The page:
Just recently when I used this technique on Isis :Wrath of the Cybergoddess I found myself so immersed in the story that the characters came to life as I wrote them! “voices” of the characters were strong, and the action scenes practically wrote itself. And instead of it being a story with “Black” Characters it became a story about people.
When a writer writes a story seeing characters as Black they aren’t watering down their creative process. Yes, a writer is still talking about Black issues and Black culture in the characters’ adventures. But the primary focus is telling a characters’ individual story not telling the story of the entire Black race. So the pressure is OFF the writer or creator in making a Black character that represents ALL Black people to the world. They can just tell their stories without thinking it is going to be THE story of the Black experience or THE character that represents all Black people, but one of many stories about Black people and the many Black cultures in America.
The big problem with creating just “Black” characters is that they are designed to represent one monolithic view of Black people and Black culture. And oftentimes due to a nonblack creator having limited experiences with Black people the result is a very underdeveloped character that comes from a very general view of Black culture. That really limits diversity when it comes to story. There are many unique and different experiences and stories that never get any exposure in this model, and that prevents readers from getting the diversity that will give them a broader perspective on the Black culture and the Black experience.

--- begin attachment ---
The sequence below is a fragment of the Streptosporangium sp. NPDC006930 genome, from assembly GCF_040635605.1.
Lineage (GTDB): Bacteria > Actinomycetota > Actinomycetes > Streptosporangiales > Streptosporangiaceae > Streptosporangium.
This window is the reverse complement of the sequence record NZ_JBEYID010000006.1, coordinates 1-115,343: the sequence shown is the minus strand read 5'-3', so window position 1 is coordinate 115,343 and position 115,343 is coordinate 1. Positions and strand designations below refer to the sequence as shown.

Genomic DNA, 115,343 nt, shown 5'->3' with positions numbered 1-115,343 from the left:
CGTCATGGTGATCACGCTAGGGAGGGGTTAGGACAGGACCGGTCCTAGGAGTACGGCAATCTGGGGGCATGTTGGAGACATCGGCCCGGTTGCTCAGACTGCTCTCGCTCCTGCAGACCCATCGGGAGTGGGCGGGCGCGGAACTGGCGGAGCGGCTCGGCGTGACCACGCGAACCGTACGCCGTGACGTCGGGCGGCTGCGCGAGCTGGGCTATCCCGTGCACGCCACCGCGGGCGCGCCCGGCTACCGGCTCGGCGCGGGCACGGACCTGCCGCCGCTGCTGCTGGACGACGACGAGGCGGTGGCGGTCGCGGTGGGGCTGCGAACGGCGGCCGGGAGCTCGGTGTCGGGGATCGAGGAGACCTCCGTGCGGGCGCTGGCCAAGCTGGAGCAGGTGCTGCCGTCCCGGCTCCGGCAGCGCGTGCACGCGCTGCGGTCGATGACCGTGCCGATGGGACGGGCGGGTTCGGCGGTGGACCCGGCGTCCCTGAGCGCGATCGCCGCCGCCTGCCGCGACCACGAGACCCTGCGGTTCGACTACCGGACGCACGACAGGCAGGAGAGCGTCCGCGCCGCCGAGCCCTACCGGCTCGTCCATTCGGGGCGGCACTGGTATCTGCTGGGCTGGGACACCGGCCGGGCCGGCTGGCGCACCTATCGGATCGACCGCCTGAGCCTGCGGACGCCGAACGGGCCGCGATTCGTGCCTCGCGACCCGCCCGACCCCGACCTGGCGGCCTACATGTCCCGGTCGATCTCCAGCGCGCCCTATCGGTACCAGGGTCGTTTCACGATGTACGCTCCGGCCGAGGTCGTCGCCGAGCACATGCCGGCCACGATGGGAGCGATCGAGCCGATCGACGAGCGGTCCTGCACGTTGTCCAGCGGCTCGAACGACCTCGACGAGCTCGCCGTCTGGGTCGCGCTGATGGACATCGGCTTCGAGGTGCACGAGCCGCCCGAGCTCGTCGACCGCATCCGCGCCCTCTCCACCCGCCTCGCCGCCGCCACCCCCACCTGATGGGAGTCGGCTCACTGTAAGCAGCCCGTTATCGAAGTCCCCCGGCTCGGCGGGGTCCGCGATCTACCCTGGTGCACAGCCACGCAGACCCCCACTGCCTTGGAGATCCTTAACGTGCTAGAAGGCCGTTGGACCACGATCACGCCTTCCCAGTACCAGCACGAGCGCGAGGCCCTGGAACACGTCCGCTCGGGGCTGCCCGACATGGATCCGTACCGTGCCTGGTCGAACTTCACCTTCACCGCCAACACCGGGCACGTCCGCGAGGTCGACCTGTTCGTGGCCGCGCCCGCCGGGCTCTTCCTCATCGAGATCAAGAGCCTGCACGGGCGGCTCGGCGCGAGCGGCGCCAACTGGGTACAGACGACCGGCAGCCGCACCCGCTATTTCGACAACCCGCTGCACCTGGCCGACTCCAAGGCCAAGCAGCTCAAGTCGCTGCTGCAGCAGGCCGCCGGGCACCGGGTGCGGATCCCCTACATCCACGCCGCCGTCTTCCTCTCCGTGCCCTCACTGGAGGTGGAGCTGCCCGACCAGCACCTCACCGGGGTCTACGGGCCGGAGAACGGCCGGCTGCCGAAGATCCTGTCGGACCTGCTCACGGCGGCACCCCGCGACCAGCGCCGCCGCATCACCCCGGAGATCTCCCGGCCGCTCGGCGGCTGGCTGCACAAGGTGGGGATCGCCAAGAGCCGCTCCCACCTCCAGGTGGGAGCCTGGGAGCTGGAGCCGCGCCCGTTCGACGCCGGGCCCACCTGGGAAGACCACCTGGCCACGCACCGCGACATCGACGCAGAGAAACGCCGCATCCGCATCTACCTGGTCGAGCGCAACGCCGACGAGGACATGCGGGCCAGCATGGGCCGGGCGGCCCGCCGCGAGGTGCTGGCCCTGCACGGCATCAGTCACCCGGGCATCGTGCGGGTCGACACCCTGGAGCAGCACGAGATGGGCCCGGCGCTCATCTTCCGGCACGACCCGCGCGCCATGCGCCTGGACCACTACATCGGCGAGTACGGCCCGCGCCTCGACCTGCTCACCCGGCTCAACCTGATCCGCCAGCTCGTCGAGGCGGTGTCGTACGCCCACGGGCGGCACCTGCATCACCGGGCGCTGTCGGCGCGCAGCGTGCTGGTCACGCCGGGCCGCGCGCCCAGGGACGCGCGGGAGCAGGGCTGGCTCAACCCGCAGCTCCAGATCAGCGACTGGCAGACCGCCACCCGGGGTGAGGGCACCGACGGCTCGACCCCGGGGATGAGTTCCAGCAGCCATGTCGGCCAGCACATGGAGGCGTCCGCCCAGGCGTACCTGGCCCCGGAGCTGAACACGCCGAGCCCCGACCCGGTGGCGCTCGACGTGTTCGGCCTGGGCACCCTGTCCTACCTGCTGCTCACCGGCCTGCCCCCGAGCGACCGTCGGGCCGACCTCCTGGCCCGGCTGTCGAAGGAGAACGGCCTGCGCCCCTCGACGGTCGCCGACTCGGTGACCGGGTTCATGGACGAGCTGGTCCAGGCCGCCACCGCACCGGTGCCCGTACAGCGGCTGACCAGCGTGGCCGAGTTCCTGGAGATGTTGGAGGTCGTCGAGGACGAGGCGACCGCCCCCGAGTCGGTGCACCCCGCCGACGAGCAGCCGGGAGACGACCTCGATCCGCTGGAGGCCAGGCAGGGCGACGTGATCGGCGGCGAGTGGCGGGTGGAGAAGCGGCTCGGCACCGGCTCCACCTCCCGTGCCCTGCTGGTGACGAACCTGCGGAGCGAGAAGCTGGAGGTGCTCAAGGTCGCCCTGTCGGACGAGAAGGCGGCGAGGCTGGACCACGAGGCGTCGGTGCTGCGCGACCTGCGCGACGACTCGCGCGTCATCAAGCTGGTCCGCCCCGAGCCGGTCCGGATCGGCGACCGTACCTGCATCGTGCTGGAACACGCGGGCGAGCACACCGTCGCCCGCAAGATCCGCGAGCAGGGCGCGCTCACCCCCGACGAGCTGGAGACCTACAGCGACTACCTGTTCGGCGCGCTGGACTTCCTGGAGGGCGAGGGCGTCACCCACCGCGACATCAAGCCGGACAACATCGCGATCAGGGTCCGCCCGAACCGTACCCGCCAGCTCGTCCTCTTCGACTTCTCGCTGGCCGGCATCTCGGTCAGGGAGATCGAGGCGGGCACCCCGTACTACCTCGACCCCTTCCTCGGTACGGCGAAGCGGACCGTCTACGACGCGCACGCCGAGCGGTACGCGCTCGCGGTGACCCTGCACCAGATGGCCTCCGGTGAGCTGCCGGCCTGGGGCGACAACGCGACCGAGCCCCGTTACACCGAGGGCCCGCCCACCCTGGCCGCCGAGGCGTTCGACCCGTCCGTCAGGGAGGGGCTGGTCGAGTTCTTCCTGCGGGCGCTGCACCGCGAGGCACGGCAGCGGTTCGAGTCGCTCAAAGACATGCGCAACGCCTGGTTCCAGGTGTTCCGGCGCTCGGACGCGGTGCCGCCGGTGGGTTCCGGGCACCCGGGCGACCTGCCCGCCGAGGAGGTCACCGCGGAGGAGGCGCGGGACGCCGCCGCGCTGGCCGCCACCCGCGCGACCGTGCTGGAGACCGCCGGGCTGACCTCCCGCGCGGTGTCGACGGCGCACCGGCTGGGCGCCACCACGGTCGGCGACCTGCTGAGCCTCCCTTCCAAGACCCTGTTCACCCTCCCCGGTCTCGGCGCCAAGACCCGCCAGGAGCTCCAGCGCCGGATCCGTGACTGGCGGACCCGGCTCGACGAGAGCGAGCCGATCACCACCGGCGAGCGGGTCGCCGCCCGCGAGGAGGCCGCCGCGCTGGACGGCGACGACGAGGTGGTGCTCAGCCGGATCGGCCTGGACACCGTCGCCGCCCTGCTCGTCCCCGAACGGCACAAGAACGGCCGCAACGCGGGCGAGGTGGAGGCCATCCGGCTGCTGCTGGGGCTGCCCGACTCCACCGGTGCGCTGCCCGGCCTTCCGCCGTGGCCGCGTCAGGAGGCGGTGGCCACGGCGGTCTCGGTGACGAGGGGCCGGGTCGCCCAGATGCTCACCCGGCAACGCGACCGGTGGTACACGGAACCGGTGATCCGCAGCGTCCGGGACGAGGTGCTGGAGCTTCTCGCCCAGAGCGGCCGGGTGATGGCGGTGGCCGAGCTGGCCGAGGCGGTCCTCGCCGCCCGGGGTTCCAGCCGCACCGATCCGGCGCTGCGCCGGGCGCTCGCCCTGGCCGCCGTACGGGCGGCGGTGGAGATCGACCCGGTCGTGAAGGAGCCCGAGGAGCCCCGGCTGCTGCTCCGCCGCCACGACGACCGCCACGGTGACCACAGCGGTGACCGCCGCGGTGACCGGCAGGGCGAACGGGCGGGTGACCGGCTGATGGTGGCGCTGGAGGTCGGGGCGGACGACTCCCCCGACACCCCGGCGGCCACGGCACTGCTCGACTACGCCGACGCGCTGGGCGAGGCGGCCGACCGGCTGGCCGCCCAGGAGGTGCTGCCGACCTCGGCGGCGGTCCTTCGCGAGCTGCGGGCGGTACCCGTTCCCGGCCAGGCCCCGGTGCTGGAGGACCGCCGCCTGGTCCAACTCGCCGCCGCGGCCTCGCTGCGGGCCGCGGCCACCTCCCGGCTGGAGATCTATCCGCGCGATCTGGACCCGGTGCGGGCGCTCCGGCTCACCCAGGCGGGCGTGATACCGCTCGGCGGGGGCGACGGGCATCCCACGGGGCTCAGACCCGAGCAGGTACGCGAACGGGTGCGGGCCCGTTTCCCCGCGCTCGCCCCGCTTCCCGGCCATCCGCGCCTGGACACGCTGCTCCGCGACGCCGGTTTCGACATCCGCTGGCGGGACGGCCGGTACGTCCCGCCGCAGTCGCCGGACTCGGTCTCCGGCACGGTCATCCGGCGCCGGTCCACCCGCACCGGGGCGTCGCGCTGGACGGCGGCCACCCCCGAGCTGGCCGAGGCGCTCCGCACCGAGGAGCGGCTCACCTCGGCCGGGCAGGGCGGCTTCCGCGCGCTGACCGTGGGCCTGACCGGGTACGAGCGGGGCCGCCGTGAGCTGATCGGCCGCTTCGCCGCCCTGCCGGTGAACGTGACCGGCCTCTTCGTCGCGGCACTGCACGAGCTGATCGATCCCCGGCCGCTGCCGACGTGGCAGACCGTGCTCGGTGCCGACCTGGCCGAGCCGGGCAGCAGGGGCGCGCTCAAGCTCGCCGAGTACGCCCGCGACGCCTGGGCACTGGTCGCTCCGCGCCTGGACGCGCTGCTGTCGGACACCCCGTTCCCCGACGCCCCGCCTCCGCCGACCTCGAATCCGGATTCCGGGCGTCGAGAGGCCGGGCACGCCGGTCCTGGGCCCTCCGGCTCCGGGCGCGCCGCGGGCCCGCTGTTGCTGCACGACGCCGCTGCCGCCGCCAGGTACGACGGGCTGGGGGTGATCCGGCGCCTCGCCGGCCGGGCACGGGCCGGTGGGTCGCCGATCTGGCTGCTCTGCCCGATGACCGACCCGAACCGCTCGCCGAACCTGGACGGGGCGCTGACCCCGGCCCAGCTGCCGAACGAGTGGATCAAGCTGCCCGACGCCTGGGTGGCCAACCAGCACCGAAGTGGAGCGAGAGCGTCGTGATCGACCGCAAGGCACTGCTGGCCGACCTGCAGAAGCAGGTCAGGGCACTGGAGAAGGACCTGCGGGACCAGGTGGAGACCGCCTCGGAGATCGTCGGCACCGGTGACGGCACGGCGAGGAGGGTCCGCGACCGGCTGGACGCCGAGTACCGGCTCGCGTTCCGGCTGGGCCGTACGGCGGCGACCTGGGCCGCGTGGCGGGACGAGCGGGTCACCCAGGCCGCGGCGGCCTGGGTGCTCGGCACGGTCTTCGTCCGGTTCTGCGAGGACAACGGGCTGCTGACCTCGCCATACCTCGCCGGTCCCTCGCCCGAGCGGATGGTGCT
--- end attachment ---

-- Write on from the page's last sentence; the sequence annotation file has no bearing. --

But when a writer or creator like myself designs characters that are Black they get that broader perspective on Black culture and the Black experience. Readers get to see a diverse world of Black people who share different views and different perspectives. That diversity gives them an insight into how others see the world.
When I apply this process to my character creation and character development the result usually are balanced humanized characters that have a lot more depth and dimension than a traditional Black character. Characters that are Black evolve into people the reader wants to be their best friend or their girlfriend. Readers form relationships with people they like and care about and they want to spend more time with them when they read my books. Some even ponder if that character will be back for another story!
With African-American characters I find there’s a desperate need for balance in their creation and design in the comic book and fantasy industry. When a writer or creator like myself focuses more on the content of a character’s internal character traits rather than the color of their skin it allows readers to see them as people instead of stereotype caricatures. From the different viewpoints the characters express the reader gets to experience true diversity that flows organically into a universe and makes the stories in that world all that more richer.